With more and more companies deciding that migrating applications to the cloud is an attractive option, many still do not fully assess the associated risks. Attacks increasingly become more and more sophisticated and companies now face several risk concerns, be it remote access to key applications over the internet, data loss or lack of visibility into cyber threats and vulnerabilities. It is no longer enough to simply check physical security, procedural and digital perimeter security when moving your existing applications into the cloud.

1. Information Leakage & Data Breaches

It is every CIO’s nightmare that their precious data falls into the wrong hands, and with high profile companies like Adobe, Ebay and Target experiencing severe data breaches in recent years, these attacks are unfortunately becoming more common. One issue is that multi-tenant cloud environments can potentially be a one-stop shop for intruders of corporate applications and data, and if an attacker can get far enough, applications and sensitive information can be compromised. As many designers of legacy web applications fail to properly protect against information leakage, a real problem arises, as one flaw in a single application can be the equivalent of an open door to an attacker, allowing them access into the application and into sensitive data.

2. Input Validation

Input validation is vital to ensuring application security. User supplied information, such as personal data is often provided to applications via user input fields and stored by the application for future reference. These user input fields are the major entry points for malicious attackers, providing them the opportunity to steal important personal data if appropriate validation is not provided within the application. The majority of high profile security vulnerabilities that we have recently experienced in web applications result from failures of input validation or error handling, ranging from SQL injection to Buffer Overflow. Having effective input validation is vital for your applications to be secure in the cloud.

3. XSS (Cross Site Scripting)

XSS vulnerabilities have been around almost as long as the web itself. XSS attacks can expose real vulnerabilities in your code, being an avenue for intruders to steal data, run malicious code and take control of a user’s session. Despite being a problem for over twenty years, sites are continuing to experience XSS attacks. With new technologies, we see new ways of using XSS to exploit applications, such as the Tweetdeck breach earlier this year, where code was embedded into tweets to drive an XSS exploit. With over 90% of all websites having at least one vulnerability and 70% of all of those vulnerabilities being XSS-related, XSS is a real problem that can compromise sensitive user data.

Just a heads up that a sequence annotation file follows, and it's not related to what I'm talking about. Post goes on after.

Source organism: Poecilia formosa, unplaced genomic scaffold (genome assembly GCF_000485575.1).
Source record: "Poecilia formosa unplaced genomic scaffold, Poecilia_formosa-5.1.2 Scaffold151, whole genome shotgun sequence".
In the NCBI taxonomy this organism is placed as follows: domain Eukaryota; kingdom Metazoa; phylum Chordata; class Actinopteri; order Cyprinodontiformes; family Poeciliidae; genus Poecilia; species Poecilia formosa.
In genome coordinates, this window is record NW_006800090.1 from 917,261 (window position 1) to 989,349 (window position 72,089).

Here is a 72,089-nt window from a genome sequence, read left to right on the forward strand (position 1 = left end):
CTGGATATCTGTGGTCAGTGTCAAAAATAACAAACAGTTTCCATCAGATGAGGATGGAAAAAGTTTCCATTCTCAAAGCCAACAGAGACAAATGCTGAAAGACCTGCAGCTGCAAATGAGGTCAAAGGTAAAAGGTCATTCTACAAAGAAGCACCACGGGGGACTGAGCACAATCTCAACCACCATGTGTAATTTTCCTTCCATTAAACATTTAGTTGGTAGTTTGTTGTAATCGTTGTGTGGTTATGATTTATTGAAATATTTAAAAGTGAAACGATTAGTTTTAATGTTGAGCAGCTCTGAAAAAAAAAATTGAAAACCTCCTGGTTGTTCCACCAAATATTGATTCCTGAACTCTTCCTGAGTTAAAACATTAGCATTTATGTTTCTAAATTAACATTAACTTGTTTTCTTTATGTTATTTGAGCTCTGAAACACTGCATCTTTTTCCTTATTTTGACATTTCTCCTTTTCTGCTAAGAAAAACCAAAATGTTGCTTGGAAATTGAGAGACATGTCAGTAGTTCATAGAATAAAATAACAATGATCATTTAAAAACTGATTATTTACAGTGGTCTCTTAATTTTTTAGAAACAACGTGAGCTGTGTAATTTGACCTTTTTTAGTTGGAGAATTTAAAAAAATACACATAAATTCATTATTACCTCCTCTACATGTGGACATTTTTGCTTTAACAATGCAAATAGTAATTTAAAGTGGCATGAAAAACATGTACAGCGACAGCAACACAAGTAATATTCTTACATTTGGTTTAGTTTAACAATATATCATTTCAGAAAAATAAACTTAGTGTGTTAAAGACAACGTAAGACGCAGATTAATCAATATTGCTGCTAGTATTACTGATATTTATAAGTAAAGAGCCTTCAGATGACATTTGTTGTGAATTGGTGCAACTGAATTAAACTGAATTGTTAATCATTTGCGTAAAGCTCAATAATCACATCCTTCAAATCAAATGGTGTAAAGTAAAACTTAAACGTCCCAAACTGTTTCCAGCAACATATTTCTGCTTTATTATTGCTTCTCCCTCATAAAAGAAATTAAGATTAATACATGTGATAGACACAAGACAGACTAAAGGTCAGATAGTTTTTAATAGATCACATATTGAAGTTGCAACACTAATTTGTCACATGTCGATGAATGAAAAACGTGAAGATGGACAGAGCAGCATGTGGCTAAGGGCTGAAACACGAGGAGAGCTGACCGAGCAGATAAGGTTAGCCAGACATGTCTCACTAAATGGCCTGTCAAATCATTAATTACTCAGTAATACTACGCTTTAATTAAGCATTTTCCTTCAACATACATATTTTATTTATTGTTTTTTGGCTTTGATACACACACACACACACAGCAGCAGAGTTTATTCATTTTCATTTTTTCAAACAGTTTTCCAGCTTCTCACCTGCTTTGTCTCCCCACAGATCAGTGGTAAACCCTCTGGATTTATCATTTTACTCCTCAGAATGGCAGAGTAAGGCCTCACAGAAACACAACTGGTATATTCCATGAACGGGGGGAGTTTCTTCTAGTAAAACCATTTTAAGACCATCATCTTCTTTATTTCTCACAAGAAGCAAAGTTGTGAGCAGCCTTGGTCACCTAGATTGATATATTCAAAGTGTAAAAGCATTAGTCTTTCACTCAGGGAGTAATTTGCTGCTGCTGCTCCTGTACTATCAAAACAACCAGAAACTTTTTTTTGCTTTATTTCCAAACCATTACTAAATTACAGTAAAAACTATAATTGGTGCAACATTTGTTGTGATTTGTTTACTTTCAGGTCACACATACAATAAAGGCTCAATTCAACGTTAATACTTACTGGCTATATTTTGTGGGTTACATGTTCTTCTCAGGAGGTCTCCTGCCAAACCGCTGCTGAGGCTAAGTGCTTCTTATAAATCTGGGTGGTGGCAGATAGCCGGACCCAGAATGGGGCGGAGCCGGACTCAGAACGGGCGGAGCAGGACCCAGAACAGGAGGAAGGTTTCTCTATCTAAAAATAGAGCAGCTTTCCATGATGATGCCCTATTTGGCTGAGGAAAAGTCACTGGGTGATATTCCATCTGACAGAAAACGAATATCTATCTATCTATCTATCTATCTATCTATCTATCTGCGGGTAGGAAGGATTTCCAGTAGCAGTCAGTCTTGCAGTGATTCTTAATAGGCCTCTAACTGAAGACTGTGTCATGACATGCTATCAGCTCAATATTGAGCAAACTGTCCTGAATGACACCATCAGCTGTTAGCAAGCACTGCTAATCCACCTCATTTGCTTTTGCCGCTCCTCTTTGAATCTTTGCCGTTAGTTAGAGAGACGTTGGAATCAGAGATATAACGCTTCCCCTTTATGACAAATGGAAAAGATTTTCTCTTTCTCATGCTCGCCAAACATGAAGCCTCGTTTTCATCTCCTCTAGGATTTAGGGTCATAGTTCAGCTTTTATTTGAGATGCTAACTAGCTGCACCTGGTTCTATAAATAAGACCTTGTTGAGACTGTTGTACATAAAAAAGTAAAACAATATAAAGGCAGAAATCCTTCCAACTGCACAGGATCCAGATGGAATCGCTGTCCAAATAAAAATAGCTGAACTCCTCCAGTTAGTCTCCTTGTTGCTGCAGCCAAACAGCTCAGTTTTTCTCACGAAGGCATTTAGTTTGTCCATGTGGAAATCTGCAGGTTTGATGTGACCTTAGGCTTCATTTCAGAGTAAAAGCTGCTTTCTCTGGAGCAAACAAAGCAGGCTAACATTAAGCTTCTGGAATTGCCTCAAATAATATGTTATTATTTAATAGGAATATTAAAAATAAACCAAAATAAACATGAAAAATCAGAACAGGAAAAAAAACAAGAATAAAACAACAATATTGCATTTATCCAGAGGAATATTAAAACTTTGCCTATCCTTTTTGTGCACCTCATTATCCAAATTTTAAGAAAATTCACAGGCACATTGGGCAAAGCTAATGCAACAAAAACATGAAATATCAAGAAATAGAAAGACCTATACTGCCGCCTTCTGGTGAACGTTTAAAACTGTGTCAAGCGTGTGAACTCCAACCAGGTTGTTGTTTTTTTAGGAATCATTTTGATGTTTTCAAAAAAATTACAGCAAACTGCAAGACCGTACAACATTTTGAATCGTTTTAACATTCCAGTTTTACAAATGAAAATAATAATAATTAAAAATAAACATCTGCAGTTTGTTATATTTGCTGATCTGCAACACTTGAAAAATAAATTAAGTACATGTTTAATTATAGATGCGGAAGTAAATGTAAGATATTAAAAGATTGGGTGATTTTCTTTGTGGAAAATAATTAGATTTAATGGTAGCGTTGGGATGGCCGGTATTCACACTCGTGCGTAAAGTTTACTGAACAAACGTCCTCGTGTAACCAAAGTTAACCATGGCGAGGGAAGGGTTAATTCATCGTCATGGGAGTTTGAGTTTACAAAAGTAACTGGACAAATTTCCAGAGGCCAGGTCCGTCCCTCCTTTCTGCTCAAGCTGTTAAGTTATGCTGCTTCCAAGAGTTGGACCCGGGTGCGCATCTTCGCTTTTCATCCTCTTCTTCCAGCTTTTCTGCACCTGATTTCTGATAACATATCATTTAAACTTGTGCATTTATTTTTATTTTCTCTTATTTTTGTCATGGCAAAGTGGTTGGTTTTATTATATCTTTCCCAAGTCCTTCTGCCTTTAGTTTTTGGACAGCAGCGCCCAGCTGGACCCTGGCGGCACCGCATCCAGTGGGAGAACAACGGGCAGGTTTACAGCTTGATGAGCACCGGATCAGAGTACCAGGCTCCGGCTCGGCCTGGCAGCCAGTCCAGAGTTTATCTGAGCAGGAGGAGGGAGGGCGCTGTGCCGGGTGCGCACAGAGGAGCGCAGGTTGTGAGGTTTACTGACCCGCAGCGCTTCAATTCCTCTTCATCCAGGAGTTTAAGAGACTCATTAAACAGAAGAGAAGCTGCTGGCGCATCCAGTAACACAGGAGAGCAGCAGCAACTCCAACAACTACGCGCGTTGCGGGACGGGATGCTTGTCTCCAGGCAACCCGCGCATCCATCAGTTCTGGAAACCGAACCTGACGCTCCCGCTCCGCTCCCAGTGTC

4. CSRF (Cross Site Request Forgery)

CSRF attacks work because of vulnerabilities of the framework of Web 2.0. A successful CSRF attack can compromise end user data and operations, potentially compromising an entire web application and providing attackers with the opportunity to steal data directly from the user, rather than the organisation. Organisations can protect themselves from CSRF attacks by using randomly generated tokens at the beginning of each new session, expiring at the end of the active session.

5. Session Management Vulnerabilities

According to the 2014 Cenzic Vulnerability Report, Session Management vulnerabilities are the most widespread vulnerability affecting applications. With 79% of all applications affected by Session Management vulnerabilities, attackers can interject themselves as valid website users meaning the data legitimate users enter on the site can be compromised. Session management is the process of tracking a user’s activity and interactions across a website. It is mostly widely used after a user signs in to the site, mainly on social networks or online commerce sites. By exploiting the active vulnerabilities of websites, attackers can perpetrate attacks and hijack user sessions, impersonating the user and stealing their data.

In summary, companies need to ensure that the structural security of their custom developed applications is given the highest level of attention and prioritised appropriately when executing a wider cloud transformation programme. In realising the potentially significant benefits that cloud can bring, do not expose your business to additional risk by overlooking these critical factors.